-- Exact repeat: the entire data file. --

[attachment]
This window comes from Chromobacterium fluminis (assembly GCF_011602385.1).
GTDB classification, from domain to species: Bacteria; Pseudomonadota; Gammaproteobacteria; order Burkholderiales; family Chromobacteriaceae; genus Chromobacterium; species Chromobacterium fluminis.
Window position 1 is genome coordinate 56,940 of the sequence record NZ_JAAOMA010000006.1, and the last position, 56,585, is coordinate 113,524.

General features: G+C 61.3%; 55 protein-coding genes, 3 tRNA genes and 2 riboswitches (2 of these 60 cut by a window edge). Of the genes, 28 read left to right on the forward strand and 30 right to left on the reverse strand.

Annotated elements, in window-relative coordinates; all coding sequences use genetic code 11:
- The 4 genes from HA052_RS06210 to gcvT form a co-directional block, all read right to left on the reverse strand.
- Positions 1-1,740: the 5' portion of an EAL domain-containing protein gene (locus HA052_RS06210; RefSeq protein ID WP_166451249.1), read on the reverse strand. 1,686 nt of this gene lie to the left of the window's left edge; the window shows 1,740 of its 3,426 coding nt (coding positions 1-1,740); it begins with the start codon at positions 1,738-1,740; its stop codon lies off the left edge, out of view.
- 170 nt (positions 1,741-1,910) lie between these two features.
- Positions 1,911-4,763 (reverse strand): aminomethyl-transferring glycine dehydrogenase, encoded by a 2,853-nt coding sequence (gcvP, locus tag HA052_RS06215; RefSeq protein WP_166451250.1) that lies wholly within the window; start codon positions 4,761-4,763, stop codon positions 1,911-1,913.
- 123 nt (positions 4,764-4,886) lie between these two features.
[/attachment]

This window comes from Chromobacterium fluminis (assembly GCF_011602385.1).
GTDB classification, from domain to species: Bacteria; Pseudomonadota; Gammaproteobacteria; order Burkholderiales; family Chromobacteriaceae; genus Chromobacterium; species Chromobacterium fluminis.
Window position 1 is genome coordinate 56,940 of the sequence record NZ_JAAOMA010000006.1, and the last position, 56,585, is coordinate 113,524.

General features: G+C 61.3%; 55 protein-coding genes, 3 tRNA genes and 2 riboswitches (2 of these 60 cut by a window edge). Of the genes, 28 read left to right on the forward strand and 30 right to left on the reverse strand.

Annotated elements, in window-relative coordinates; all coding sequences use genetic code 11:
- The 4 genes from HA052_RS06210 to gcvT form a co-directional block, all read right to left on the reverse strand.
- Positions 1-1,740: the 5' portion of an EAL domain-containing protein gene (locus HA052_RS06210; RefSeq protein ID WP_166451249.1), read on the reverse strand. 1,686 nt of this gene lie to the left of the window's left edge; the window shows 1,740 of its 3,426 coding nt (coding positions 1-1,740); it begins with the start codon at positions 1,738-1,740; its stop codon lies off the left edge, out of view.
- 170 nt (positions 1,741-1,910) lie between these two features.
- Positions 1,911-4,763 (reverse strand): aminomethyl-transferring glycine dehydrogenase, encoded by a 2,853-nt coding sequence (gcvP, locus tag HA052_RS06215; RefSeq protein WP_166451250.1) that lies wholly within the window; start codon positions 4,761-4,763, stop codon positions 1,911-1,913.
- 123 nt (positions 4,764-4,886) lie between these two features.